(Updated: 7:55 p.m.) State lawmakers in the House and the Senate like what they saw yesterday when Rep. Diana Urban, D-North Stonington and Sen. Gayle Slossberg, D-Milford, unveiled their plan to solve the pension revocation portion of the ethics reform bill.
During the regular legislative session, the House and Senate couldn’t agree on whether a judge should be able to revoke the pension of a state employee because some lawmakers believed the pension was protected under a collective bargaining agreement, while others felt if a state employee violates the law then their pension should be taken away.
The bill as it is currently drafted for Wednesday’s special session would allow a judge to revoke the pensions of public officials, municipal officials, and state employees. The new twist is that the judge will be given discretion to determine if a state employee’s pension should be entirely revoked or partially revoked.
By putting the ball in the judge’s court, it puts the unions on notice that their pensions can be revoked when their contracts expire in 2017, Rep. Chris Caruso, D-Bridgeport, said.
Sen. Slossberg said Connecticut is the only state that negotiates its pensions in its collective bargaining agreements. She said the new bill acknowledges that those agreements exist and sets one standard for both public employees and elected officials.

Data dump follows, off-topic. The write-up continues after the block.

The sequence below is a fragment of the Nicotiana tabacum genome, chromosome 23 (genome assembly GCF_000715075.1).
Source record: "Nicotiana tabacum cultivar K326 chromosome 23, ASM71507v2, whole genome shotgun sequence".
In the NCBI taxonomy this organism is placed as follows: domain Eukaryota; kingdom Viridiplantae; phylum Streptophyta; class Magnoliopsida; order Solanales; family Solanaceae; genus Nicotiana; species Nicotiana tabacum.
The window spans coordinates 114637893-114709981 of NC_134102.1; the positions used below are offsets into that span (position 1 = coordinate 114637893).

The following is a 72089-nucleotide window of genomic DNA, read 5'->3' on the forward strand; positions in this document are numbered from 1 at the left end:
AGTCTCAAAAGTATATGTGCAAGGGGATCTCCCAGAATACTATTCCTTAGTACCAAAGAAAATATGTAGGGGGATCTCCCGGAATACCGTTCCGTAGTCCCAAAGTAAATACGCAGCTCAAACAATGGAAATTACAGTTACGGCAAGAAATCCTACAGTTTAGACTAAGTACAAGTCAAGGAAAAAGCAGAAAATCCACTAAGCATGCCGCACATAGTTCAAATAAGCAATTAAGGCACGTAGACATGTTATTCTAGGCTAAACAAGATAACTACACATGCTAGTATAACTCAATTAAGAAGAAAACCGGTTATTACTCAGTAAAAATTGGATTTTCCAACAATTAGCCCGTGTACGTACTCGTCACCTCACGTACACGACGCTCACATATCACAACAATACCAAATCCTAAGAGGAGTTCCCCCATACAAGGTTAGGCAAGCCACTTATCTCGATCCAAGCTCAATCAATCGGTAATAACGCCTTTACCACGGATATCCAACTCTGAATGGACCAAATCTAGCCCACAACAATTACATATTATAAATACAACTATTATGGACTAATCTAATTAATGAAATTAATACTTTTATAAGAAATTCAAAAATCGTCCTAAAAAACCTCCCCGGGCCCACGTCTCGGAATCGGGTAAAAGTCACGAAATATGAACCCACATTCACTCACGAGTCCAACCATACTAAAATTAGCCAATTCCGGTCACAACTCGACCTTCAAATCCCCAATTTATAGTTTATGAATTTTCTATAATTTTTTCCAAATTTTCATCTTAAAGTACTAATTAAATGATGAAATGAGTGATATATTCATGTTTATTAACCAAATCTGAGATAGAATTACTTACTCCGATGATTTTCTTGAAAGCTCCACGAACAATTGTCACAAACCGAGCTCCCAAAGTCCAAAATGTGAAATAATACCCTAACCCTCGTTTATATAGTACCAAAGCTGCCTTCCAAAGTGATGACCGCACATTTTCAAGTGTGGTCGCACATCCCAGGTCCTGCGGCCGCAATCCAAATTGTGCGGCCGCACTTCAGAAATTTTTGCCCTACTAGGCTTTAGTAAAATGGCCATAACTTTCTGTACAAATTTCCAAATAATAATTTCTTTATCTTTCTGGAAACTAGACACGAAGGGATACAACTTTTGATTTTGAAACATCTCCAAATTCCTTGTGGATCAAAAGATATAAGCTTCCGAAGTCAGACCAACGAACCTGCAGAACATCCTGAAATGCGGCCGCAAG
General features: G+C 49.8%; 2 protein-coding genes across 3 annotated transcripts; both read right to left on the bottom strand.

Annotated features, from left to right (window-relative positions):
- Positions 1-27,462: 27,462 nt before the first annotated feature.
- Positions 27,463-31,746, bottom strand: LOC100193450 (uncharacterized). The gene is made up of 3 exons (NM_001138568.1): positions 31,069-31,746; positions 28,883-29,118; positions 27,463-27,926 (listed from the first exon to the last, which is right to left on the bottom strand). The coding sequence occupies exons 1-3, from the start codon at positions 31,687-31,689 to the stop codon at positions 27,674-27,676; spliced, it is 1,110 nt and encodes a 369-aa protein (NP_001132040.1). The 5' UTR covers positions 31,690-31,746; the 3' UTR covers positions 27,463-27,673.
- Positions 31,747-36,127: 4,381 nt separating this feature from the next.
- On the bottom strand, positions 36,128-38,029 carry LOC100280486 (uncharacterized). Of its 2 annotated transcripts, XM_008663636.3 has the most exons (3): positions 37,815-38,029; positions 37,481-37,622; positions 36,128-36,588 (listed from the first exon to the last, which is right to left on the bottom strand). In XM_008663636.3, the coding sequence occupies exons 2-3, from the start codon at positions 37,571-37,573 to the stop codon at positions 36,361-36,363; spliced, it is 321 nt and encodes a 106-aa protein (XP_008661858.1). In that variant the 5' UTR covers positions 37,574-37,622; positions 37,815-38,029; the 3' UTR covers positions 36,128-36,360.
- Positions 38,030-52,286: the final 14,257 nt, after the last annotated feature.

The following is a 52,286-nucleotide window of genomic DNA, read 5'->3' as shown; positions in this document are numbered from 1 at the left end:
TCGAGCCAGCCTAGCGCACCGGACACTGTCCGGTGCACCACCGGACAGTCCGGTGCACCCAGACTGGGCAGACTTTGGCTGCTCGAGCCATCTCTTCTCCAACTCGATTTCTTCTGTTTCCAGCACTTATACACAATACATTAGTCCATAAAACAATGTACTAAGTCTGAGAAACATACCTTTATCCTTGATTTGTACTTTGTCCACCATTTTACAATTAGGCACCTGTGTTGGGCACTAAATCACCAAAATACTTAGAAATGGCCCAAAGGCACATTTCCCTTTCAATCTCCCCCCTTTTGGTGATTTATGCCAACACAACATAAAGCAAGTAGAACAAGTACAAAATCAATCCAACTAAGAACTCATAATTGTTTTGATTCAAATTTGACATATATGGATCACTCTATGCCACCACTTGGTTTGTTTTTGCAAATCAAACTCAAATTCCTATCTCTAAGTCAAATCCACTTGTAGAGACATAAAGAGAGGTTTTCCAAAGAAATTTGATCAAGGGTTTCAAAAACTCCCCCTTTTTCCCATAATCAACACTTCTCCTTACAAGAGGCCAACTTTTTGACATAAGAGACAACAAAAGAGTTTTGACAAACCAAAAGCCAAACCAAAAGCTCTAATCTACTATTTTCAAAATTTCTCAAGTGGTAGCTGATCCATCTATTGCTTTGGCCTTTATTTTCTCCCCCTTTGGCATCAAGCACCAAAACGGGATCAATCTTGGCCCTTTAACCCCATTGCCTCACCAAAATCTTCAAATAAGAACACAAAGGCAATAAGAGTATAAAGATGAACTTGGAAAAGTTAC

Slossberg said she expects the Attorney General to argue in court that a state employee by committing a crime breached the collective bargaining agreement with the state making it possible for the revocation of an entire pension based on the mutual breach of the contract.
Slossberg said the bill sends a strong message that “if you’re convicted of corruption, you don’t receive a public pension.”
Minority Leader Lawrence Cafero, R-Norwalk, said the draft language he was handed at 5 p.m. Tuesday is “good if not better than what we had.” He said he would be in favor of it, if it remains the same.
Rep. Urban, using a football analogy, said “We were at fourth and goal and the quarterback gave me the ball.” The quarterback in this analogy would be Caruso, who stepped back and let Urban negotiate the draft bill.
The draft language of the bill was negotiated between Urban and Slossberg.
Secretary of State Susan Bysiewicz said Wednesday “see what happens when women are in charge.”
Of course, none of the lawmakers are counting their ethical eggs before they hatch because they all know a deal could fall through at any moment, so many are reluctant to talk about specifics or hedge their bets. For the past four years the legislature has failed to pass an ethics reform package.